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What LK Advani achieved: he validated his irrelevance

by Vembu  Jun 12, 2013 07:04 IST

#BJP   #Elections 2014   #LK Advani   #Narendra Modi   #Rajnath Singh  

It takes supreme artlessness of enterprise to end up with an outcome that is the precise opposite of what you set out to achieve. BJP senior leader LK Advani has demonstrated over the past 48 hours that his political instincts, which were once razor-sharp (even if they were harnessed in the nasty business of communal polarisation), have become severely blunted with age. Nothing else can account for his petulant resignation from the positions he held in the Bharatiya Janata Party - and his subsequent retraction of his action without anything to show for it but some face-saving deferential chirrups from the party and its mothership, the Rashtriya Swayamsevak Sangh.

When Advani threw down the gauntlet to the BJP on Monday, a day after the Goa conclave of the party formalised the nomination of Gujarat Chief Minister Narendra Modi as its campaign committee chairman, it was intended as an assertion of his centrality in the power fulcrum of the party. His message to the party, which is in the throes of a generational change, was this: Ignore me and my views on how the party should be run - and I'll play spoiler to your best-laid plans. It was political blackmail, no less; that the party's founder who had built it up from scratch and groomed a generation of second-rung leaders should have resorted to such a low trick is astounding. In that one moment, the "tallest leader in the BJP" (quite literally) appeared to visibly shrink; the 'Iron Man' of  Indian politics began to show signs of rusting.

The Iron Man of Indian politics is showing signs of rusting. AP

The Iron Man of Indian politics is showing signs of rusting. AP

Late on Tuesday, Advani was persuaded, by leaders from the RSS and the BJP, to withdraw his resignation. The precise details of what concessions were made to him to backtrack aren't in the public domain, but the statement read out by BJP president Rajnath Singh only contained boilerplate claims that Advani would be consulted in matters pertaining to party affairs.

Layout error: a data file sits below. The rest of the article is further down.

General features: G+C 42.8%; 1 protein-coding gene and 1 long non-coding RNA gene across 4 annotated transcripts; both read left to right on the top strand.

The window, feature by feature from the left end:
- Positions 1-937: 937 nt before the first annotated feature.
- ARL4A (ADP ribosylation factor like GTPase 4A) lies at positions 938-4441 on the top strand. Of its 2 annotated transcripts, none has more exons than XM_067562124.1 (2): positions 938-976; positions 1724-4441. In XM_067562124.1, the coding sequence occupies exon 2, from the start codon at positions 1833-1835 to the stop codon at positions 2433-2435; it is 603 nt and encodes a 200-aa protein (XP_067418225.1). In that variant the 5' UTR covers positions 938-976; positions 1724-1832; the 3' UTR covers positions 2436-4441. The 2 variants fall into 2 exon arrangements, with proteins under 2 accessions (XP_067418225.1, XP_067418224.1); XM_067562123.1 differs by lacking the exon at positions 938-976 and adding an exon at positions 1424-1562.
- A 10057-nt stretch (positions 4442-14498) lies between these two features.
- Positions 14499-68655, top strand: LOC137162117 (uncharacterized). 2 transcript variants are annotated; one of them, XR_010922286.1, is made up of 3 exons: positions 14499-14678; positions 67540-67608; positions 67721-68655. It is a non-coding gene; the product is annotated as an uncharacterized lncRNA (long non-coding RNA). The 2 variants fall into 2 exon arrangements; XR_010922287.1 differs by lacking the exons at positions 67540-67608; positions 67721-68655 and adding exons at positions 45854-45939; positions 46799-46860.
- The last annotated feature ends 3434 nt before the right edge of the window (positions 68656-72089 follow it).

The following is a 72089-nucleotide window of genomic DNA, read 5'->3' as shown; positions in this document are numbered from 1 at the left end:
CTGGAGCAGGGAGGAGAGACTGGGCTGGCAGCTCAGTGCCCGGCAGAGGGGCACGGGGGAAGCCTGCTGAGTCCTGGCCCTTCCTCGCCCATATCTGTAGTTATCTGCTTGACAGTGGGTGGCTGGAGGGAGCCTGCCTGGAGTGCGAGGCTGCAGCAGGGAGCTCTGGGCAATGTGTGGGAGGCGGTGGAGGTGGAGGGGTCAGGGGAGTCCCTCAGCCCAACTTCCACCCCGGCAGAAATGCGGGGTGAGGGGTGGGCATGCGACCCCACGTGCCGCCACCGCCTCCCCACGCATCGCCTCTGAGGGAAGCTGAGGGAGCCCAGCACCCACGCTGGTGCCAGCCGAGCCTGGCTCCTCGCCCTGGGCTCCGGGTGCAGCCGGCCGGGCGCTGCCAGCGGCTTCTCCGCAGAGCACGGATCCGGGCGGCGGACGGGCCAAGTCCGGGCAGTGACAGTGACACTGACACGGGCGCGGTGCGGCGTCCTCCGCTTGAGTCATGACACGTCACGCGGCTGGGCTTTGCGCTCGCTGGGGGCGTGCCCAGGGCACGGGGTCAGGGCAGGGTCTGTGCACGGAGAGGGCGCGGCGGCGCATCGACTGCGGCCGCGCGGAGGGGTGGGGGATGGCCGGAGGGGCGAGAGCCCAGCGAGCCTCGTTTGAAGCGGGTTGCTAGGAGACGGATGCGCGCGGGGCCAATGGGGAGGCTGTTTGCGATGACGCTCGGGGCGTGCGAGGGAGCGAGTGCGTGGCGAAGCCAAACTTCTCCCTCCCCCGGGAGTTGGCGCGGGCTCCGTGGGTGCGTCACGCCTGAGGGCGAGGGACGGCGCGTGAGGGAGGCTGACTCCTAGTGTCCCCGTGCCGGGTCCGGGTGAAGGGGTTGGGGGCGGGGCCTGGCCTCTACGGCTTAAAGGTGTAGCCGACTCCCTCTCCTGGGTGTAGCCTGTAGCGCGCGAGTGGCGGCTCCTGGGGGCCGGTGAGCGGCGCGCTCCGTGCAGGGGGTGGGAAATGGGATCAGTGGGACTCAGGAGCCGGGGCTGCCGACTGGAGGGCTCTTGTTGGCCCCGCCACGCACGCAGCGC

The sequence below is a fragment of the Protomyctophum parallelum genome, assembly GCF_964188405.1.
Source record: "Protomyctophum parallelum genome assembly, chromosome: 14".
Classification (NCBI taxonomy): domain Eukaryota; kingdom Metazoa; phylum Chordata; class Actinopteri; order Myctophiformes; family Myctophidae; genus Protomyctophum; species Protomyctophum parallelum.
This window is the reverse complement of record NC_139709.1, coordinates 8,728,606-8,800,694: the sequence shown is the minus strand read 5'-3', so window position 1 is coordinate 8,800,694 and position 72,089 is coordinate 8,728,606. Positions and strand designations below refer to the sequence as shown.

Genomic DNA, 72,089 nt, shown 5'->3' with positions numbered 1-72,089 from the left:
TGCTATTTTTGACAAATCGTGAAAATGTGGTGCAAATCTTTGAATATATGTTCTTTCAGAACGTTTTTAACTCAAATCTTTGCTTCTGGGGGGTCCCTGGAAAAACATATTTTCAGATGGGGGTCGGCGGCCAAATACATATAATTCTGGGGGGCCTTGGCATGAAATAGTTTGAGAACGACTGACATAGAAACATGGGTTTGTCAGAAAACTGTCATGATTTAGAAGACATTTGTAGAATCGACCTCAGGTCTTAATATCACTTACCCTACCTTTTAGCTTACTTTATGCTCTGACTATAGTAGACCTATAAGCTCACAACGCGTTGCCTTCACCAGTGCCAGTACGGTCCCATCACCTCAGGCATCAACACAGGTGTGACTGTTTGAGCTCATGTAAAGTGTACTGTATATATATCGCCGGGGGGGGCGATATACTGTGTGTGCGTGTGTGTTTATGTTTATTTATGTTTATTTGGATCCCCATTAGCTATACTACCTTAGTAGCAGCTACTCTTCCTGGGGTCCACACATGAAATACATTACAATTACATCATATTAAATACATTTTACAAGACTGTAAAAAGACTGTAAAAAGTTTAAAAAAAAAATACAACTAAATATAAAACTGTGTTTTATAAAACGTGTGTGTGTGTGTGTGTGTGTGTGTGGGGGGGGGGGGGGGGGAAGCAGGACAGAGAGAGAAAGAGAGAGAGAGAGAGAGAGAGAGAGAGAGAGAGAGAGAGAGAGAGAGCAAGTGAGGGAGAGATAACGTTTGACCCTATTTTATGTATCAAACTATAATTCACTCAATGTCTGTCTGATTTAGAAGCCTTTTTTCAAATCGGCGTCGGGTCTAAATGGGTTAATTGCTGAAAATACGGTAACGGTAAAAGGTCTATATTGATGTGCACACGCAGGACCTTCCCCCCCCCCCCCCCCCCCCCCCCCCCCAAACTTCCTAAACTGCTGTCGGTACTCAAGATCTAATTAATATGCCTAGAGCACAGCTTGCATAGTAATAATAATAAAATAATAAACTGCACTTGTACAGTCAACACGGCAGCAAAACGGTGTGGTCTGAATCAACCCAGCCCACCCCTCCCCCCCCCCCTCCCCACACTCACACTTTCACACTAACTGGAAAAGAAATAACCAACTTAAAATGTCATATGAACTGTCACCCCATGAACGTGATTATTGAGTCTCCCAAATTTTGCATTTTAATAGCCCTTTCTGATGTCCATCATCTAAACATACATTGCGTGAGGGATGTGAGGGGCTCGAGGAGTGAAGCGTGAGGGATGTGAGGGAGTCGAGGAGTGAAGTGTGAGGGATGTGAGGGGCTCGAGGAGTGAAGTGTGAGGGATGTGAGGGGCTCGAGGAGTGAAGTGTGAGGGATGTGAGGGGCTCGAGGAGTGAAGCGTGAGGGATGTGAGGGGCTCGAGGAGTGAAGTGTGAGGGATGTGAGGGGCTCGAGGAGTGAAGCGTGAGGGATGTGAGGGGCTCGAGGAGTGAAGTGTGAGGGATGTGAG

The decisions taken at the Goa conclave, particularly the nomination of Modi as the campaign panel chief, still stand. Since Advani's show of dissent came in the wake of that decision, it has been widely interpreted as suggesting that he was displeased with Modi's elevation. Subsequently, however, leaders close to Advani have been throwing their voices to suggest that in fact Advani was not averse to Modi's nomination, but was merely unhappy with the manner in which it had been pushed through.

Evidently, Advani, who is chairman of the broader NDA coalition that the BJP heads, only wanted to see a larger pool of candidates for the prime ministership  - rather than have Modi's name railroaded through.

That consideration is not without merit. Even if one concedes the point that Modi is (in the opinion of the diehard supporters of the BJP) the best candidate, the NDA would be well served by having more options.  But to resort to political blackmail over this issue, in the manner that Advani did, was a clear case of political overkill. In any case, the BJP can hardly influence its NDA coalition members to accept its choice of candidate for prime ministership if does not command a big enough tally in the next elections.

What happened in Goa was that the BJP parliamentary board made the calculated bet that the party's best prospects of enhancing its electoral tally in Elections 2014 lay in having Modi as the face of the party. It is possible to contest the wisdom of that claim - and, in fact, the calculation may backfire on the BJP.

The possibility of Modi becoming a serious contender for the prime ministership arises only if the BJP secures  in excess of 200 seats. That's a big ask, but the party reckons that with Modi as its mascot and as a vote-multiplier, it can get there and perhaps even beyond. If that calculation fails, there's no earthly prospect of Modi becoming a candidate ever, given realpolitik considerations.

In that case, of course, Advani's formula - for someone else from the BJP (including, perhaps, himself) or even the larger NDA coalition - would automatically be the more realistic candidate.

To that extent, nothing has changed from Sunday (when Modi's nomination was announced) until Tuesday (when Advani withdrew his resignation).

Which is why Advani's resignation drama was entirely pointless. It is the arithmetic of elections that will determine who will be the BJP's prime ministerial candidate. If the BJP (improbably) wins 220 seats under Modi, virtually no power can stop Modi from becoming prime minister. But if the Modi juggernaut cannot propel the BJP beyond the 150-seat mark, no huffing and puffing by Modi's supporters can implant him as candidate; heck, even he wouldn't want to be a candidate in such circumstances.

What Advani has, however, achieved with his pre-emptive show of dissent is to validate his own irrelevance. His action has not moved the political needle one inch either way. In the end, he merely comes across as a vindictive Dronacharya who cannot bear to see his notional 'disciple' Ekalavya triumph over his 'preferred candidate' Arjuna.

The BJP's margadarsi is a rudderless old crotchety man who has clearly lost his political bearings.